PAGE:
It seems like the writing is on the wall. Not enough people in the US are taking the COVID-19 virus seriously. Up until very recently, officials and hospitals didn’t have enough testing kits and were only testing people exhibiting the worst symptoms. Even people with direct exposure to confirmed cases were being denied testing if they weren’t showing symptoms. Due to this ineptitude and the exponential nature of the virus spread, it seems like it’s only a matter of time until the number of cases in the US explodes. When that happens, even those of us 7000 miles away will be impacted.
We are not particularly worried about catching COVID-19 here in Vietnam. I feel less at risk here than I would in the US. The vast majority of people are taking the outbreak seriously. Everyone is wearing masks while indoors (and mostly outdoors too) and getting their hands sanitized prior to entering buildings and stores. Many businesses in Danang are closed as a precaution, although the grocery stores are still open and fully stocked.
As of mid-March, the number of confirmed cases in Santa Clara County (where we lived prior to retirement) was greater than in the entire country of Vietnam. And that’s with very limited US testing, so it’s likely much more widespread in the Bay Area than the official numbers suggest. So while it’s naturally a bit unnerving being a stranger in a strange land during a global pandemic, the raw numbers and social attitudes tell me that I’m safer here.
Katie and I also practice all of the recommended tips for avoiding transmission of the Coronavirus as a natural result of our lifestyle. We aren’t gathering with friends or family. We’re rarely in crowds and try to avoid them as a general rule. We have been practicing social distancing since before we even knew the official term for it. We’ve added face masks, hand sanitizer, and more frequent hand washing to our routine to decrease the chances of infection even more.
Travel Restrictions And Border Closings
So while contracting the virus is a concern, it’s not our main one. The travel restrictions that are being implemented everywhere are a much greater worry for us. As we watched the COVID-19 outbreak spread, it became clear how countries would handle the issue. The first step every country took was to shut their borders to travelers from the heavily infected areas.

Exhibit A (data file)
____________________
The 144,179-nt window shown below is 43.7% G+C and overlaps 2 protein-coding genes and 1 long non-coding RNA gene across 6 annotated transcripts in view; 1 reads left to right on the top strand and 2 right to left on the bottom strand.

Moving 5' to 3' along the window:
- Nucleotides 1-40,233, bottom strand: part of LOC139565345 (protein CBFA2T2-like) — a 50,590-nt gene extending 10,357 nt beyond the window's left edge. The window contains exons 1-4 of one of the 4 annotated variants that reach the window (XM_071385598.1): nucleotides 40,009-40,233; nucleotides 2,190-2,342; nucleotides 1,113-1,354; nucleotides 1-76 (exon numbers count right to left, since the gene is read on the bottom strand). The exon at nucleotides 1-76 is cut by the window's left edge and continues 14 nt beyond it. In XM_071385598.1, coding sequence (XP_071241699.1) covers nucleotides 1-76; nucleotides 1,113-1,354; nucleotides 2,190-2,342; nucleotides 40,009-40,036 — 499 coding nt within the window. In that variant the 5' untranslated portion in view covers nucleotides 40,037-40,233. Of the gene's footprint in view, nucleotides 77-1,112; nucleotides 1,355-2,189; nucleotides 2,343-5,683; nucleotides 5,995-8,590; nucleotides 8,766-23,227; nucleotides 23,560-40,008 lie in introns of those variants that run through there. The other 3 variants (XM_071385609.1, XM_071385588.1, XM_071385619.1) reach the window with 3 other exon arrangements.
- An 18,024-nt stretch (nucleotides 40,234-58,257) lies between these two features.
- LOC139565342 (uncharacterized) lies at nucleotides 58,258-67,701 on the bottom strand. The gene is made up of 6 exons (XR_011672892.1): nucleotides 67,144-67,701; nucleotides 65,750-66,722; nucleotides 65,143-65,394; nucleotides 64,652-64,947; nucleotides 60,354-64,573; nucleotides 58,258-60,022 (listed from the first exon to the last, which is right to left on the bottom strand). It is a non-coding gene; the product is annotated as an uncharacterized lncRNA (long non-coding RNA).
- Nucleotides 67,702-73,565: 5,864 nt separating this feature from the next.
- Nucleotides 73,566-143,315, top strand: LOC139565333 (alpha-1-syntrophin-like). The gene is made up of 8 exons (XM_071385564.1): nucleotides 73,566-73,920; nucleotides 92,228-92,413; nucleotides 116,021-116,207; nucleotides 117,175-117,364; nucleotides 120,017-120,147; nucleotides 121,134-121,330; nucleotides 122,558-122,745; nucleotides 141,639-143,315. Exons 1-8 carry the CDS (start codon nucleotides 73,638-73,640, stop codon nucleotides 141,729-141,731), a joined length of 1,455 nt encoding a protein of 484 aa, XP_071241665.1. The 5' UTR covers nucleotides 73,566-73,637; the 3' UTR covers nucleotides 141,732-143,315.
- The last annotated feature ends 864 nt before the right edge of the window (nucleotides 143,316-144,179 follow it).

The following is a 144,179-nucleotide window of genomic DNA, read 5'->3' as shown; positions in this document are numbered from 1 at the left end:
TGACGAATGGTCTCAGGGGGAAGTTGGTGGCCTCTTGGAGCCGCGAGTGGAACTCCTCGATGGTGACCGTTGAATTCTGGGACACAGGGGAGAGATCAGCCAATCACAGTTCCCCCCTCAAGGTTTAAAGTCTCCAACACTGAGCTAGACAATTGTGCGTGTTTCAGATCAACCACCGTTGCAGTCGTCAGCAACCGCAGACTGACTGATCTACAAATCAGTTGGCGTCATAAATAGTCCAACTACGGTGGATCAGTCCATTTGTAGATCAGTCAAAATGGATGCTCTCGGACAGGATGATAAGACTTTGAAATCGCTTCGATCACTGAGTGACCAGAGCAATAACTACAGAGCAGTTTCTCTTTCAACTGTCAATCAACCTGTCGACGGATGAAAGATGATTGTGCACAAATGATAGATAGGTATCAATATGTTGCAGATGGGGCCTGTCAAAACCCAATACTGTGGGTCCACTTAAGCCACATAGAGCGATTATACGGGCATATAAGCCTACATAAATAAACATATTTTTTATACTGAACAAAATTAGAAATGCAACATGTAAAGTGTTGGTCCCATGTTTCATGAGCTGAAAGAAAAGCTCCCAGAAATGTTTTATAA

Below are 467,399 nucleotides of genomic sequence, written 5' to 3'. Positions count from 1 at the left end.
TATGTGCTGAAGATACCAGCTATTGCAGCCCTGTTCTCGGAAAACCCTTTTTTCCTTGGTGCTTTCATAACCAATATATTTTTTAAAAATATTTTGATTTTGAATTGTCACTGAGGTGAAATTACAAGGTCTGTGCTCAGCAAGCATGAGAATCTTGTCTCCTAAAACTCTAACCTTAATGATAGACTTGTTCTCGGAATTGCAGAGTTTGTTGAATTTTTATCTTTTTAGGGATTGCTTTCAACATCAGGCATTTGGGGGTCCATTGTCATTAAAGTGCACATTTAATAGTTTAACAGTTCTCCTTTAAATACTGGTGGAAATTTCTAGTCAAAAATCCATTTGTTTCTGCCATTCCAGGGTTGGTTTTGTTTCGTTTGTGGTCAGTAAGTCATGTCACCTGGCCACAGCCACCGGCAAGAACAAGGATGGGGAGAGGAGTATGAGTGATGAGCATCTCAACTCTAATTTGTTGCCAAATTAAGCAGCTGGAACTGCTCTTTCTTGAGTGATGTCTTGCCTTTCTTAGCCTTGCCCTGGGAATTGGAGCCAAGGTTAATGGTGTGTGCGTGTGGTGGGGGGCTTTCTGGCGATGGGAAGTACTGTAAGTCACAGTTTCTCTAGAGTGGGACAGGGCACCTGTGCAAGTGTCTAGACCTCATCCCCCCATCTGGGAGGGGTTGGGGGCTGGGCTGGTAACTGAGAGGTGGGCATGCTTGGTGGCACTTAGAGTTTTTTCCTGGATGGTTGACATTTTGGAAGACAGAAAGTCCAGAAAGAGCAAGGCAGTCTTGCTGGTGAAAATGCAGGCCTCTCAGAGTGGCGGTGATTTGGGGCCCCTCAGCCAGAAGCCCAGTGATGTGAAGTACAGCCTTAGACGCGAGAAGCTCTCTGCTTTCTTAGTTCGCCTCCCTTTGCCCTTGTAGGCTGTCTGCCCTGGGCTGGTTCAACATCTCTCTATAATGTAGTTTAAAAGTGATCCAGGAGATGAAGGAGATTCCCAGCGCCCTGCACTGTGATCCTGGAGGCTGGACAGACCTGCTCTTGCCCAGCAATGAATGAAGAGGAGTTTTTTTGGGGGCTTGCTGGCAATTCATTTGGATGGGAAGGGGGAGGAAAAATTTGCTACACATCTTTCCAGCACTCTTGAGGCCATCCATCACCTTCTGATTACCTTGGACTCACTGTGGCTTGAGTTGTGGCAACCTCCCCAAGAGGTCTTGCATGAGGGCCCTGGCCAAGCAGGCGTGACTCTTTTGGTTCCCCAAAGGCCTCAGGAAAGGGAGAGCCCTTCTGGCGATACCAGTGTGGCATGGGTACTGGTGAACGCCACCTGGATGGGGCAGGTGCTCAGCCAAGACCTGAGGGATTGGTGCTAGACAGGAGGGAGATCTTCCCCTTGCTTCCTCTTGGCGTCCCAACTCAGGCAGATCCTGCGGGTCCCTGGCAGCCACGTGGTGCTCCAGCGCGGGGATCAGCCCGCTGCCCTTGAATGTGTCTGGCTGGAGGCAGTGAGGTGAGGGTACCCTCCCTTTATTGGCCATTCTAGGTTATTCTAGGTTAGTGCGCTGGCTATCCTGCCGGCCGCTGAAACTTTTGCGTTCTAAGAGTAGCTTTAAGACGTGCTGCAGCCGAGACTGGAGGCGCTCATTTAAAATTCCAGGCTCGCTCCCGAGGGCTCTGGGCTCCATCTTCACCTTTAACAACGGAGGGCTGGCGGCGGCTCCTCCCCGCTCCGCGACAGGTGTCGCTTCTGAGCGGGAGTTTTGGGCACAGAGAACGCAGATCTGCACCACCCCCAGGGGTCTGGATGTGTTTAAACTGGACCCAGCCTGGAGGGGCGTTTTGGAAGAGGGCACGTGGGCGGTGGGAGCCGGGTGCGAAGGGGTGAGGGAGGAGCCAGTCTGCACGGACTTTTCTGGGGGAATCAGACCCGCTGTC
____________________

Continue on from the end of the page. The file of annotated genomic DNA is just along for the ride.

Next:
Chinese travelers were the first to be banned entry by most countries. That was followed shortly afterwards by South Korean and Japanese travelers. More recently, Italian and Iranian nationals have also been banned. As I was writing this paragraph on 3/16/2020, the vast majority of countries in the world have banned entry to nationals or travelers from the above countries where the outbreak was the worst. 25 countries went for the nuclear option and instituted a global travel ban to any non-residents. Those numbers are increasing everyday.
So even though we’ve been nowhere near the US since June 2019, we are having real fears of the outbreak in the US becoming widespread and countries (sensibly) restricting entry from all US passport holders. If that happened, we’d basically be left with only one option when our Vietnam visa runs out next month: travel back to the US in the middle of a pandemic.
It should be noted that while we have travel insurance that covers us internationally, we have no US health insurance. At this point, we don’t have the ability to buy any that would cover COVID-19 either. As such, the idea of being forced to return to the country with the most expensive medical care in the world without insurance during a full blown pandemic is panic-inducing. Hello for-profit health care, good bye early retirement.
Due to the exponential nature of the spread and the fact that testing has just recently begun in earnest in most of the US, I fully expect most other countries to hand down travel restrictions that affect us very soon. Therefore, if we want to avoid the above nightmare scenario, we need to find a place to hunker down and (hopefully) let this blow over. We don’t want to be traveling around right now. In the off chance that we have caught the virus but are asymptomatic, we don’t want to be unknowing spreaders. We want to be responsible world citizens and avoid negatively impacting local communities. But we need to balance that with the fact that forced-travel back to the US in the near future is a terrible alternative.
Planning Our Escape